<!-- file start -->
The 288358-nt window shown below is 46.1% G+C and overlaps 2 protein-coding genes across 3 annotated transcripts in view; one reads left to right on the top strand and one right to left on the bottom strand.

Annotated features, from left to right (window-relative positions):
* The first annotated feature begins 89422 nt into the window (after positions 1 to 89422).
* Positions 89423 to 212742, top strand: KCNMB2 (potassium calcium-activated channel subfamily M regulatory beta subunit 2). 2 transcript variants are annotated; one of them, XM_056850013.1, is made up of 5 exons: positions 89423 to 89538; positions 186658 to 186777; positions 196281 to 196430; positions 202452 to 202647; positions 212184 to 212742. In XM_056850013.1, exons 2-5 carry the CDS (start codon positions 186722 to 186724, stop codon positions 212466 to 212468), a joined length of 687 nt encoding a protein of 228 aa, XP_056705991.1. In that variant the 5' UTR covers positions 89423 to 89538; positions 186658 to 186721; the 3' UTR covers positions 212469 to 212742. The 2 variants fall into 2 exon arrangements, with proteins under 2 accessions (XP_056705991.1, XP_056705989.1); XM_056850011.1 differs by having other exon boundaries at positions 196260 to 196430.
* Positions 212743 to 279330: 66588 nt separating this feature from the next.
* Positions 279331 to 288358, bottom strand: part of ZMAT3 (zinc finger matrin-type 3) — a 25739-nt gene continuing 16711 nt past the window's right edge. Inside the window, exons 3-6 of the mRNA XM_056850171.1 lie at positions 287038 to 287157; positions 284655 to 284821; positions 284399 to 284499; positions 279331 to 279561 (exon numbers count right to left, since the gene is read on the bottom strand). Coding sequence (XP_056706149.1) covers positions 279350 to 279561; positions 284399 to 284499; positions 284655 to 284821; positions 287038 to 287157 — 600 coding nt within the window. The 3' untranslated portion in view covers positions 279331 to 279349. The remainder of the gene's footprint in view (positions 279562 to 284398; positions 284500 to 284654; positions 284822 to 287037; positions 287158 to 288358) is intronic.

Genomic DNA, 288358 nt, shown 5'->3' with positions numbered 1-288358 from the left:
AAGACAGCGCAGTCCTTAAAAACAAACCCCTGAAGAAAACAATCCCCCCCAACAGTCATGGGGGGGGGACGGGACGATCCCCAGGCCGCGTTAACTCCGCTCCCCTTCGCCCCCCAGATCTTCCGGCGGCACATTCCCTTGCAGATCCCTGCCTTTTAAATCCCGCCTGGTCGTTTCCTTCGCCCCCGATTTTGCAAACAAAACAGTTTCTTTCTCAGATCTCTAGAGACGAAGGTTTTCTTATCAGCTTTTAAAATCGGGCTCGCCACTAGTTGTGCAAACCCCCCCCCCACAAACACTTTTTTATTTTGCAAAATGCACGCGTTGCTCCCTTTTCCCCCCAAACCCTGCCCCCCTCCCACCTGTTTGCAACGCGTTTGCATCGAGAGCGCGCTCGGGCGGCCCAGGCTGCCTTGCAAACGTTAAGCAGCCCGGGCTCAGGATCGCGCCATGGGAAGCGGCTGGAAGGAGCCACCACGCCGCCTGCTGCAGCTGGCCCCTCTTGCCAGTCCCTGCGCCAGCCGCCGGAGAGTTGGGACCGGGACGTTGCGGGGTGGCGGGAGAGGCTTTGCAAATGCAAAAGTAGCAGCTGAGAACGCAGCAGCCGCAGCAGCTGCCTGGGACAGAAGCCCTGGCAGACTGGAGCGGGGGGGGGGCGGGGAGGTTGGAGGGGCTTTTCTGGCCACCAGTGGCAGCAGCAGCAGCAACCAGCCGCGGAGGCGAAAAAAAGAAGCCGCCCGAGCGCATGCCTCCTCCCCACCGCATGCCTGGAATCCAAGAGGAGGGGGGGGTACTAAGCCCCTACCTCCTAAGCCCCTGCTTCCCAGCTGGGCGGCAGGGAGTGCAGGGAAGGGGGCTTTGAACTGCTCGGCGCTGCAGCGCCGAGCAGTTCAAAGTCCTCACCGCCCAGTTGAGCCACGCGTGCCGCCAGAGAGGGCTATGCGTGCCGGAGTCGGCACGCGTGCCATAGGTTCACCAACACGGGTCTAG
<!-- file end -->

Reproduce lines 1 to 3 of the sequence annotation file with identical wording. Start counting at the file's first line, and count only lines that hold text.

The 288358-nt window shown below is 46.1% G+C and overlaps 2 protein-coding genes across 3 annotated transcripts in view; one reads left to right on the top strand and one right to left on the bottom strand.

Annotated features, from left to right (window-relative positions):
* The first annotated feature begins 89422 nt into the window (after positions 1 to 89422).